Friday, December 4, 2009
As every doctor eventually learns, don't ever cross the nurse in the hospital. You will be truly sorry if you don't remember this lesson each and every day. I just got back from a painful meeting with my chairman. He said a nurse complained about my behavior a few days ago. He wanted my side of the story.
I told him I vividly remember the details of that encounter. I was in a particularly grouchy mood that day, which I won't go into. I gave the nurse an order which she promptly disregarded. That set off my short fuse that day. I promptly marched up to her and "talked" to her very loudly. Unfortunately I didn't have the sense to do that in private but in front of the whole OR. Well guess what? For her act of insubordination, I get written up and could eventually be investigated by a Well Being Committee and sent to Anger Management class. The nurse? Well she gets to play the victim of the crazy out-of-control doctor. Any complaint about her now will seem petty and vengeful.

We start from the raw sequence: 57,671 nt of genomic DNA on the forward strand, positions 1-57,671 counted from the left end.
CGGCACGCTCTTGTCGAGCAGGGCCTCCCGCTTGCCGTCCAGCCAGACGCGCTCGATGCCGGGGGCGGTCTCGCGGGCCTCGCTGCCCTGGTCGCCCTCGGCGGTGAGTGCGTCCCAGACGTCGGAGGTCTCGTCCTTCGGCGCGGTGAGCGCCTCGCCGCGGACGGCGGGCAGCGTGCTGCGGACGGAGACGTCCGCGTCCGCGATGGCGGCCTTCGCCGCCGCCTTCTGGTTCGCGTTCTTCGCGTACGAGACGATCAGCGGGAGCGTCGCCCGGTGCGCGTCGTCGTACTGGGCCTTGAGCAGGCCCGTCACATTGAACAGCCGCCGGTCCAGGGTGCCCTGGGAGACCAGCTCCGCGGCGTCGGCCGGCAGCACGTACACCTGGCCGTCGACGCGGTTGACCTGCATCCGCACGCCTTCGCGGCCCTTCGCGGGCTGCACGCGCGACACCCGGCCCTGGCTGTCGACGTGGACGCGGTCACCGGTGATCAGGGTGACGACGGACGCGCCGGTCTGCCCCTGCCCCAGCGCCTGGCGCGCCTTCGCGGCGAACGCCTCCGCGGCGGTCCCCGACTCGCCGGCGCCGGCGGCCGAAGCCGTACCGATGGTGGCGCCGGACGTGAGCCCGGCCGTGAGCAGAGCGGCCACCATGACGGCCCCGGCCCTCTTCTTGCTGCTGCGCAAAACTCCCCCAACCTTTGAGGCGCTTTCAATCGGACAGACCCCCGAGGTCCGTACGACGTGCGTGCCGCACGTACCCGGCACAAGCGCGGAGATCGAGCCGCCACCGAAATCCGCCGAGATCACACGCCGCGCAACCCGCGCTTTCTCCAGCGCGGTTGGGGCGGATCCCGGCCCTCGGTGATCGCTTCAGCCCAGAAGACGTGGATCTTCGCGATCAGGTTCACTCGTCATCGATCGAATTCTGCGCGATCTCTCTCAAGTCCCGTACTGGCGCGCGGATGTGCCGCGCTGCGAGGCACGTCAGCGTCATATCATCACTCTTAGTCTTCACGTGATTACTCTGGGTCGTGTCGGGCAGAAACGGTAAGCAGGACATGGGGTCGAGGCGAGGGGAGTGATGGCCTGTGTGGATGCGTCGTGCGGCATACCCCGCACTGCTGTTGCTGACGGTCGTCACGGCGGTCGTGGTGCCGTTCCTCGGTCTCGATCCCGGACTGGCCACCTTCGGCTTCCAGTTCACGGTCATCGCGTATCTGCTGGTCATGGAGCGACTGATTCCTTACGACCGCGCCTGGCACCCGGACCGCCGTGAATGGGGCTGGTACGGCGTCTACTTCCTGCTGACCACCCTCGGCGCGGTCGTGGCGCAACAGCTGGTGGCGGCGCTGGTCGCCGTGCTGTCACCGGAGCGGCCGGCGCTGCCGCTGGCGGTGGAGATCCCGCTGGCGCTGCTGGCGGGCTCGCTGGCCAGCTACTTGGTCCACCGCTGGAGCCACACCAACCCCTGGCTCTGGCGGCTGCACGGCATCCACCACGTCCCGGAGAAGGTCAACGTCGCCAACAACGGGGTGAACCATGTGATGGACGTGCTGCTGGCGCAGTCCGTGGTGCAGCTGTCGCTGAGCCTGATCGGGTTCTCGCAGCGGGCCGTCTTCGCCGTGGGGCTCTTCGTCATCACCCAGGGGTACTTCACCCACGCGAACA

My chairman was sympathetic. He's heard this all before. His advice? If I feel I might be losing control, go to a dark closet and scream my head off to myself before doing something that I will come to regret much later. He said, sounding quite Shakespearian, the world is a stage. We have to go out on that stage and perform to the expectations of our audience, whether they be the patients, the nursing staff, other doctors, the janitorial service, our spouse, our children, our friends, etc. We cannot let our guards down. Of course he was right.
The relationship between doctors and nurses is pretty one-sided, and it's not to the advantage of the doctor despite what nurses may think. We've had physicians here fired because of complaints by a single nurse. But nurses are almost impossible to get fired by the complaints of a doctor. I had a severe case of remorse after that angry encounter and I barely made a peep afterwards. But the damage was done. I've been written up, for the first time ever. My reputation has now been carved into stone. The nurses on that ward will always remember me as the anesthesiologist who cannot control his temper and screams at poor innocent nurses.